Kathryn is talented, experienced, funny and most serious about what we do.
Kathryn is a consummate professional that certainly reflects the best of the Nuhaus Project and its mission
Chris sent us some great stuff to help you get to know him. He put a lot of thought and time into it….so we chunked it. Never let a builder start talking about themselves. I mean, damn, you never hear the end. (Did I mention I was a builder?). The thing that struck me most in his valiant effort was the hidden bond to Nuhaus (Me!). He started by letting you know that his road to a profession in the construction industry began after he was ejected from college in his first semester. It warmed my heart that somebody else got wanged by a rake with their first step into the garden! That’s right, we bonded on the flights to our respective futures that were soon academic dirt landings that we frequently gaze back and ponder. Or not. Statistically, this may be the most common launch point for a career in building construction. We now return to our previous broadcast….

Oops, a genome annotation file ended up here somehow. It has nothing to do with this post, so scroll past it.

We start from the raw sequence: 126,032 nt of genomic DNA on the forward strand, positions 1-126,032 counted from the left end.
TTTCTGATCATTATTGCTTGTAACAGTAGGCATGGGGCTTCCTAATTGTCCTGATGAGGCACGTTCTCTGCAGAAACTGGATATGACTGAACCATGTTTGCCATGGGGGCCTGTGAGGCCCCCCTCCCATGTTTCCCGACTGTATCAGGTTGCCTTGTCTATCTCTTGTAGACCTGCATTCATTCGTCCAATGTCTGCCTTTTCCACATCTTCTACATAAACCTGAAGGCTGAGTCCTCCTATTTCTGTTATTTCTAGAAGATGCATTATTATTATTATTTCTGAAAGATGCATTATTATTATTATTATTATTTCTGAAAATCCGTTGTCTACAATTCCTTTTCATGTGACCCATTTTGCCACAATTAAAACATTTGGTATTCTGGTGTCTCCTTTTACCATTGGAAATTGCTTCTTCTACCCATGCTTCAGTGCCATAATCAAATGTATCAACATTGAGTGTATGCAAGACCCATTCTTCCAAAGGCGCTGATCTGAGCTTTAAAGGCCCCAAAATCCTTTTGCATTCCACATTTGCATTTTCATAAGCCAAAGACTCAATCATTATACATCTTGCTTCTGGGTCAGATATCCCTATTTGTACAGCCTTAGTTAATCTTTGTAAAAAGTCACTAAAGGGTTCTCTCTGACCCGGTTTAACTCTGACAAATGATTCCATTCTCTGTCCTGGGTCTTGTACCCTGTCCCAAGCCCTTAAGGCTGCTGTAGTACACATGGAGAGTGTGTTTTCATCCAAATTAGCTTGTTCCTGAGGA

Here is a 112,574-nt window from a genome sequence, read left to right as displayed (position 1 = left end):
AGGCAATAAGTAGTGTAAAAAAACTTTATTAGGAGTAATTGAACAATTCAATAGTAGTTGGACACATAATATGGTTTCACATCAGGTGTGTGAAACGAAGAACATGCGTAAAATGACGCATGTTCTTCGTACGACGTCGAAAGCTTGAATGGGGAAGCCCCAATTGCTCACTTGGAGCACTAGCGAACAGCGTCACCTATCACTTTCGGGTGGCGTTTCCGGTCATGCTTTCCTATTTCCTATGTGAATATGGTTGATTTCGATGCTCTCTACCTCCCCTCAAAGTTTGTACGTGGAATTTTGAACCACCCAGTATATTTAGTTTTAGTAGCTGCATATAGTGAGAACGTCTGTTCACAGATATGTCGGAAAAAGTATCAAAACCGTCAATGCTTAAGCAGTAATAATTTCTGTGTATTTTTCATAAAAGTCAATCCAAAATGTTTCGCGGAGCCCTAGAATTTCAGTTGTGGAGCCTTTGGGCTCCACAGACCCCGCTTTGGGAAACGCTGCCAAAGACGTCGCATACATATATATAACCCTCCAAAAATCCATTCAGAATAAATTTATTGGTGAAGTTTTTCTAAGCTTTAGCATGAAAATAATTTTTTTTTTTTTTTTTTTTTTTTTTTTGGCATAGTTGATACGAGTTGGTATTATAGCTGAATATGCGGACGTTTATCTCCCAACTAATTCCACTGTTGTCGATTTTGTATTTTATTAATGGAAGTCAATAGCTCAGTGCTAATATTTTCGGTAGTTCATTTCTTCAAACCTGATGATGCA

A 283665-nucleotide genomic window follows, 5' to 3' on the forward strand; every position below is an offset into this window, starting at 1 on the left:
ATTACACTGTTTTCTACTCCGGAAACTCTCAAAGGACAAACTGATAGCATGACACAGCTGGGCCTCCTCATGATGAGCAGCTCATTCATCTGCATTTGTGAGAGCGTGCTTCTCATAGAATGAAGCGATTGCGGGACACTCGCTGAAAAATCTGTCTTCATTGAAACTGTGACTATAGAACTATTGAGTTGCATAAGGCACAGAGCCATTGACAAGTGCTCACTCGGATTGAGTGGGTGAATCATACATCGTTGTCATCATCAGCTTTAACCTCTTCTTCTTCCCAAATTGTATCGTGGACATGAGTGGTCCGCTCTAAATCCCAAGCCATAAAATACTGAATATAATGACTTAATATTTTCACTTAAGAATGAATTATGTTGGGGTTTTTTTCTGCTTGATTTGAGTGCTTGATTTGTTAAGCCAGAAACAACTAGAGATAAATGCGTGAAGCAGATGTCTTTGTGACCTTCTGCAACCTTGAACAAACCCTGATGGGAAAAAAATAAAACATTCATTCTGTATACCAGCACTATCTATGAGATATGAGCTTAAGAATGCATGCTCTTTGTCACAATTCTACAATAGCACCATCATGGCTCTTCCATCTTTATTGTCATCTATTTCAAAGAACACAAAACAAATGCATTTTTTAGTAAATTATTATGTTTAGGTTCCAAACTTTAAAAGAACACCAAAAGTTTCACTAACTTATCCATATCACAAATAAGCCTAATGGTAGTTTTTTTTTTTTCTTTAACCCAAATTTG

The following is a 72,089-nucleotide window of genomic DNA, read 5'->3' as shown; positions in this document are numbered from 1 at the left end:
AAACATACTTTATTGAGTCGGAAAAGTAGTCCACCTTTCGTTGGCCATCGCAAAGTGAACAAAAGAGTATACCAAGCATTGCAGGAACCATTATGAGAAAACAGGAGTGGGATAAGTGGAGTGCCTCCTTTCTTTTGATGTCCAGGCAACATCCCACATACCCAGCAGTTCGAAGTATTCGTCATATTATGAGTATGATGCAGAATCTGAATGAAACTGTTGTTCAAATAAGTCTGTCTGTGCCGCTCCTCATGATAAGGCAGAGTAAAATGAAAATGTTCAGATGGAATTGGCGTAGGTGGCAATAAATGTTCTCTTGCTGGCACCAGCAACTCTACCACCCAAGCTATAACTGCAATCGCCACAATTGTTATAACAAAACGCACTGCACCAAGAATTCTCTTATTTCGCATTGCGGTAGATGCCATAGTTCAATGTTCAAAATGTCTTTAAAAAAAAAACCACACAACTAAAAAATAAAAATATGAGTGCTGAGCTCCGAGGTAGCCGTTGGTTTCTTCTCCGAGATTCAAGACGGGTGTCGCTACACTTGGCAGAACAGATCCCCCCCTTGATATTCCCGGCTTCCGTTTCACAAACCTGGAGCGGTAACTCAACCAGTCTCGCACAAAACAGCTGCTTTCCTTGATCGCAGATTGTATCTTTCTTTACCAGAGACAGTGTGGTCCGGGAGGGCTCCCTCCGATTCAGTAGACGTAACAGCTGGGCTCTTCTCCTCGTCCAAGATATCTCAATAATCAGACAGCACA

It seems that in 1999, at age 15, brother Branscum was ripped from Paradise (Long Beach, CA) and thrust into the hot deep South of GA. (Trying to make this dramatic. I think they just drove. Probably the speed-limit.) I say ‘ripped’ because no one in their right mind leaves CA voluntarily to come here and barbeque walking across the street! Fortunately, his age saves the reputation of his mental health and we can blame his parents. In truth, he loves this place. The South I mean. It does kinda’ bite you. So fast-forward a few years and we get back to the great exit from academia. On the way out, he tripped and fell head-long into a career. Turns out, barring the requisite high school summer jobs on jobsites, he had before him the opportunity to build his craft and make it his own. He did exactly that. He stepped with both feet in 2003 when the market was solid. This was a brilliant time to build experience if you showed talent, which he obviously did.